The five most exciting innovations in cycling
Did you know that the first-ever bike sharing scheme was devised in Amsterdam? In the 1960s, the Provos – a counterculture movement that combined anarchy and absurd humour – came up with the wittefietsenplan (‘white bike plan’). This involved painting a number of bikes white and leaving them for people to use freely. Meant as a symbolic statement against the growing numbers of cars in the city, the plan was quickly scuppered as the police confiscated the bikes. But half a century later, as modern bike-sharing schemes are hugely successful in the world’s metropoles, it’s worth sparing a thought for the original inventors, who, in the end, managed to spark a revolution after all. And the Provos were not the last Dutch people to innovate cycling: here’s our top five innovations helping Amsterdam lead the way in smart mobility in the modern age.
Turn off the lights
Stopping at traffic lights is a great nuisance for any road user – but it’s worse for cyclists, as it ruins all momentum. And that’s not even mentioning pedalling through snow or torrential rain, weather that has, at times, occurred in Amsterdam. The traffic system Flo aims to help combat this. By placing poles alongside bike paths to measure individual cyclists’ speeds, the Flo system uses that data to display symbols which let the cyclist know whether to speed up, slow down or continue at their current speed in order to catch the next green light. The system is currently in use in Utrecht, Eindhoven and Antwerp. And Amsterdam has gone a step further by actually eliminating traffic lights all together. Not everywhere, as we’re sure you’ve noticed – but a trial run of switching off the lights on Oost’s busy Alexanderplein junction, and relying on signs and interaction between road users instead, proved such a success that the lights have now been removed altogether. The crossing is now being redesigned and city officials are looking to apply the method elsewhere.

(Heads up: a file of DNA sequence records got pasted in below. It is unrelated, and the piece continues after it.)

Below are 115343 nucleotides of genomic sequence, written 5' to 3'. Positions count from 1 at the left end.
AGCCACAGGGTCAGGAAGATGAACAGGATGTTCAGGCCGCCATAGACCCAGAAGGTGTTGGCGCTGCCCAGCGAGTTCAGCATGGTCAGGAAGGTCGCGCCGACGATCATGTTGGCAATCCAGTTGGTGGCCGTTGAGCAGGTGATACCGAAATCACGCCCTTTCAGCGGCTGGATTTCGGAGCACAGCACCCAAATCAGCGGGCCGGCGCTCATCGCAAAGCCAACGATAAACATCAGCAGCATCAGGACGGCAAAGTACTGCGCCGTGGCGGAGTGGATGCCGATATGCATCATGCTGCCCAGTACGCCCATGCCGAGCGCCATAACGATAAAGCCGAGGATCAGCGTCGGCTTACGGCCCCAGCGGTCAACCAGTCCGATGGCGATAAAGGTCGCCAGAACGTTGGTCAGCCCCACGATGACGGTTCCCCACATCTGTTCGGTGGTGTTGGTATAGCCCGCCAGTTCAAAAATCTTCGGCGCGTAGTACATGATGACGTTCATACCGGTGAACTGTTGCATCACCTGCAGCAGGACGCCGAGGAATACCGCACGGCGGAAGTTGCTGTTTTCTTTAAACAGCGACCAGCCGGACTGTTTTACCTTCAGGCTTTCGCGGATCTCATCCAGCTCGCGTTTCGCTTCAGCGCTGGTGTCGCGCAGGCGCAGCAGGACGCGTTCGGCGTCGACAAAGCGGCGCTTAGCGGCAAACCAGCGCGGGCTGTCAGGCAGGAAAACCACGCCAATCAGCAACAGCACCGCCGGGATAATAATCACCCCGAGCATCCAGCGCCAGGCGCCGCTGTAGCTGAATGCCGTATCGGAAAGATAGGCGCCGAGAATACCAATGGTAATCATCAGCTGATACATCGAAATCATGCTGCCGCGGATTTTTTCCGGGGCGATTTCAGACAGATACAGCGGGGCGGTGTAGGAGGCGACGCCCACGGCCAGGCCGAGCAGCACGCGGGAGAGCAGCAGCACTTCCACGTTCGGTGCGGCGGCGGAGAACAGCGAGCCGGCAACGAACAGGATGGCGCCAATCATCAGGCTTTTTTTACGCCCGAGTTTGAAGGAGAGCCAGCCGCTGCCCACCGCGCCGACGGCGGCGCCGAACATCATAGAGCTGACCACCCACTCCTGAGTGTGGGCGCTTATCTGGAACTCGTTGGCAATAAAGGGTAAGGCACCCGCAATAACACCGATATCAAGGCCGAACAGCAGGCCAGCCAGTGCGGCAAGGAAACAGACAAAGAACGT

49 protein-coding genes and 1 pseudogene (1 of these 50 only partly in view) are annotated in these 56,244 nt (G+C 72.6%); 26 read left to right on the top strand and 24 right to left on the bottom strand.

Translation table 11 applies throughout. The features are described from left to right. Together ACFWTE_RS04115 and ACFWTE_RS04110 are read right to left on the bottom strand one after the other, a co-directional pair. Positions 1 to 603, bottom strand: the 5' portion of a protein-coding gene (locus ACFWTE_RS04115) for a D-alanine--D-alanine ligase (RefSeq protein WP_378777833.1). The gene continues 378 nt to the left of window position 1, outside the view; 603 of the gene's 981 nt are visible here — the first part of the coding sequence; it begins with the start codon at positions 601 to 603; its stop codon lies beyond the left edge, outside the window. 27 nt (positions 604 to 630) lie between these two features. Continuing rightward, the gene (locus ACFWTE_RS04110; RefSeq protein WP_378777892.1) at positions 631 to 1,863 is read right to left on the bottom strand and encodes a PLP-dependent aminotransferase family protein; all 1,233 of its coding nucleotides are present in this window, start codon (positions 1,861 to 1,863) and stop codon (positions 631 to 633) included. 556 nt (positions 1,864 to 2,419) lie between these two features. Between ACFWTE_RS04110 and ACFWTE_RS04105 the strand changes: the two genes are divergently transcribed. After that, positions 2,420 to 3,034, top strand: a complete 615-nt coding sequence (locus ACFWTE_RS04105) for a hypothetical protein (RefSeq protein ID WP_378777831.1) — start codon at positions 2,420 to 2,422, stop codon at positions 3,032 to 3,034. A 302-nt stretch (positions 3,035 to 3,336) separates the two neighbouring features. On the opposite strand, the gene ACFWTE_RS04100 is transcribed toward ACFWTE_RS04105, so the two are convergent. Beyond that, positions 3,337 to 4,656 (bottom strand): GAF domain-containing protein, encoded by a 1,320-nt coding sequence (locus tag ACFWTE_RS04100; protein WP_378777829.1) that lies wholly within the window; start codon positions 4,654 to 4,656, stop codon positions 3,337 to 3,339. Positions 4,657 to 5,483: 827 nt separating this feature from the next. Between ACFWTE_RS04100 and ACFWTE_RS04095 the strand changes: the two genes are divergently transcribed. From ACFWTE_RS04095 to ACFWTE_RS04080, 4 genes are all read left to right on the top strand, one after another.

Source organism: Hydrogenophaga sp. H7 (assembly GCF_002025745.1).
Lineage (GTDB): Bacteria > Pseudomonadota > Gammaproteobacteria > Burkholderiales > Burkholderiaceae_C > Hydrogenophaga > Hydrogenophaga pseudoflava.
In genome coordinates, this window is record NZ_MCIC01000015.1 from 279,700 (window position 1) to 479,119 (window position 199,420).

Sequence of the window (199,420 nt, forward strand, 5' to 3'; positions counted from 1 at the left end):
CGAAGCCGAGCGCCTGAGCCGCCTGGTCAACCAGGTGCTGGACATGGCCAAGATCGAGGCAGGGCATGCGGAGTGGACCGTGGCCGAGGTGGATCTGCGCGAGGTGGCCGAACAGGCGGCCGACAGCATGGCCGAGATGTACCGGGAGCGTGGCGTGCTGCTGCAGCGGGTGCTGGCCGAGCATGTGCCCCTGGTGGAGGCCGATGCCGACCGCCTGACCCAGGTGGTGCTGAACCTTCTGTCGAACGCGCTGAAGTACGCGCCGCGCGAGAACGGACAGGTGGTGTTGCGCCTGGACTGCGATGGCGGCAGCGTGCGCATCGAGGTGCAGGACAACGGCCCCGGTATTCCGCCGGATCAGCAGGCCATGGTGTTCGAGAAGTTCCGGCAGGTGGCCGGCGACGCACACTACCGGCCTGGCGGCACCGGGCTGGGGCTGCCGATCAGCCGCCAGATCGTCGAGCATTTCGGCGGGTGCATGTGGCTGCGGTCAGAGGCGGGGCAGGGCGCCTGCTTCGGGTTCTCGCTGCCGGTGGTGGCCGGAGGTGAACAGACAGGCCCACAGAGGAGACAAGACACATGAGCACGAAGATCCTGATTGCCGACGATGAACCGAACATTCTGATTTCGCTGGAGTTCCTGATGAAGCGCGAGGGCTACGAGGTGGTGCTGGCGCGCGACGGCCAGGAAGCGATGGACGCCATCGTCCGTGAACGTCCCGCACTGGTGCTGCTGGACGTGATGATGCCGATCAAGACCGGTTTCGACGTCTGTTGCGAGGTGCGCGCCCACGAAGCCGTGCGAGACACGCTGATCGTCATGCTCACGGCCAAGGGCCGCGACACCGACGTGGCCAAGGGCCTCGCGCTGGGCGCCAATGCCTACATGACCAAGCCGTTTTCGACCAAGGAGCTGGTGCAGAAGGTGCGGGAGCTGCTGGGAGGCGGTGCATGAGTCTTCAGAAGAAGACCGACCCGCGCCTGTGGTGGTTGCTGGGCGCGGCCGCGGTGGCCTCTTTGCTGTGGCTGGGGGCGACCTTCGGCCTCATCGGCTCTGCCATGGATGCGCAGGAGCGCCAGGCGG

Power to the streets
It’s an idea so ingenious, yet so simple, that it’s a wonder no one’s had it before: the SolaRoad is a surface for bike paths and roads that acts as a solar panel to provide electricity for homes, electric vehicles and street lighting. With almost 140,000 kilometres of public roads in the Netherlands, there is quite a lot of surface area that could be put to use in this way. One pilot bike path is already in use, and SolaRoad is currently being developed to accommodate heavier traffic. A more whimsical, but also far prettier variation on this idea can be visited (and cycled on) in Nuenen, erstwhile home to one Vincent van Gogh. The Van Gogh Path is inspired by the painter’s much-loved Starry Night and uses the energy it generates in the daytime to produce thousands of twinkling little stars at night.
With their characteristic aluminium-frame bikes, Amsterdam natives Van Moof have been reinventing the (bicycle) wheel for a while now, and with international success, too. Unlike most other high-end bike manufacturers, Van Moof focus on riding in the city instead of climbing up mountains in full-body lycra. Their bikes address the specific requirements and challenges urban cycling brings, from anti-theft and tracking tech to integrated lights and locks. Perhaps best of all, their electric bike cannot be recognised as such, allowing you to smugly overtake fellow cyclists while pretending to possess super strength. Another funky (or rather, anti-funky) innovation is the Smog Free Bicycle by Dutch inventor Daan Roosegaarde. The bike cleans air while being ridden, so that the cyclist always has a noseful of fresh air even when cycling through smog, and is currently being developed in collaboration with Chinese bike-sharing giant Ofo.
They might not take up as much space as carparks, but bike racks still have serious clutter potential. To remedy this, recent Design Academy Eindhoven graduate Milou Bergs has devised Align, a bike storage system that folds flat into the ground when not in use. And just as an aside, it looks rather snazzy when it is, too.
If you weren’t convinced that Amsterdam takes cycling seriously, how about this: the city has its very own bicycle mayor (fietsburgemeester). The position is filled by Katelijne Boerma, who campaigns for a better bike infrastructure and to help improve the image of cycling amongst young people. As if that weren’t enough. since June 2018 there’s a junior bicycle mayor: eight-year-old Lotta Crok. She has announced that she will campaign for the introduction of a child-sized OV bike, the bike-sharing scheme of the Dutch railways. The future of cycling, as you can see, is in good hands.
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